Horace, the ambitious story-driven 2D platformer that Eurogamer's Martin Robinson liked really rather a lot on its release last year, is currently free on the Epic Games Store, meaning you've yet another opportunity to expand your interminable gaming backlog.
Developed by Paul Helman and Sean Scapelhorn, Horace casts players as the titular hero, a small robot "learning of life, the universe and Douglas Adams".
Horace is, at least in part, a richly inventive platformer, offering up its own unique spin on the rather well-worn Metroidvania formula. But it's also very British love letter to video games as a whole, tipping its hat to host of classics through a slightly anarchic, and gently nostalgic array of sharply observed nods, winks, and playable pastiches.
While that perhaps doesn't sound so far removed from countless other games riffing on the wonders of the 8-bit and 16-bit eras, Horace really sets itself apart through its unexpectedly cinematic narrative, one with enough warmth and character to inspire Martin to call it "one of the most winningly human games I've played".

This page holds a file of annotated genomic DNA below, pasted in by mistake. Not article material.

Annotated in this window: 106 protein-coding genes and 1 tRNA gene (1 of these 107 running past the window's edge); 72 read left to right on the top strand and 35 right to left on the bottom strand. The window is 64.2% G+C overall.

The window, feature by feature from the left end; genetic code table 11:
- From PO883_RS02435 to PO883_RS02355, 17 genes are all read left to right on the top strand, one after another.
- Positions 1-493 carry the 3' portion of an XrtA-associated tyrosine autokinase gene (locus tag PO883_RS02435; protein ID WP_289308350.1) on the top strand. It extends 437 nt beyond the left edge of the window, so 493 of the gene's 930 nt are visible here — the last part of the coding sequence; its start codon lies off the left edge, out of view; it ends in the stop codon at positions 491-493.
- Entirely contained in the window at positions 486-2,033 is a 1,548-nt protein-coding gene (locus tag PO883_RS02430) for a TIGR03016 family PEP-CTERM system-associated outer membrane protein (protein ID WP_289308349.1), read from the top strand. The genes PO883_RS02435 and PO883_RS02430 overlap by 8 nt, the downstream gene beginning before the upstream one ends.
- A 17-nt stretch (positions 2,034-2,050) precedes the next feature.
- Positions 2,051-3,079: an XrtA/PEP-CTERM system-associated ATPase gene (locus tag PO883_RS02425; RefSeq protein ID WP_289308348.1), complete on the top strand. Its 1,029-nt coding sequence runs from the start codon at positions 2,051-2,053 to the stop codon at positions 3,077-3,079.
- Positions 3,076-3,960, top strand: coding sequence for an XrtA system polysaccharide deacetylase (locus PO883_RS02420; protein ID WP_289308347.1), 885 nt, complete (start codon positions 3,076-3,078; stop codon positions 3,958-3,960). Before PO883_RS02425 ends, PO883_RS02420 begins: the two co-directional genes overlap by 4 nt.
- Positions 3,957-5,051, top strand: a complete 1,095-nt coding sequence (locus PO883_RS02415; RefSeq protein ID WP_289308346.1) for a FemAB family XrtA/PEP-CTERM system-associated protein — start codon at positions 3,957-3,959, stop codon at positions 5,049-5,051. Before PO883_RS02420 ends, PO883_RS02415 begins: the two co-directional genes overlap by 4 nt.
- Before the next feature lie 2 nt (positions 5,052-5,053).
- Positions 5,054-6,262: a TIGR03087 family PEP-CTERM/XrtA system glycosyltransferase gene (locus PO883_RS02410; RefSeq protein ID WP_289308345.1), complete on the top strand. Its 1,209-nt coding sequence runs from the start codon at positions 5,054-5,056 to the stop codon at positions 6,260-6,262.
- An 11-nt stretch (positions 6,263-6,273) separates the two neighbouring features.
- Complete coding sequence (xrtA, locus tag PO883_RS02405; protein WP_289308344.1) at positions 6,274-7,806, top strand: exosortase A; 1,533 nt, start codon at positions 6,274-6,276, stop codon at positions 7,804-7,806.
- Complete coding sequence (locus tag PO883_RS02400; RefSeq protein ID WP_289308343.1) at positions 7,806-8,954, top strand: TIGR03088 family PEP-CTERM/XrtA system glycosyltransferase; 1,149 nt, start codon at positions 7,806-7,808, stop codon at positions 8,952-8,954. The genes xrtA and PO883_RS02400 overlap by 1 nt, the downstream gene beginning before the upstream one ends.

"Yes, Horace is thick with references," wrote Martin, "though they're not cloying - they're merely the backdrop to a gently told story of an emerging consciousness, forming the fabric behind the same awakening many of us would have had in our teens in whatever godforsaken corner of this rainy isle that we grew up on.
"It's all rainy afternoons and rundown housing estates with the splashes of colour provided by trips to the VHS rental store and the local arcade."
Horace, for those sufficiently intrigued, is free to download on the Epic Games Store right now and will remain so until next Thursday, 23rd January. And for anyone interested to learn about Horace's lengthy gestation, Martin had a chat with its creator late last year.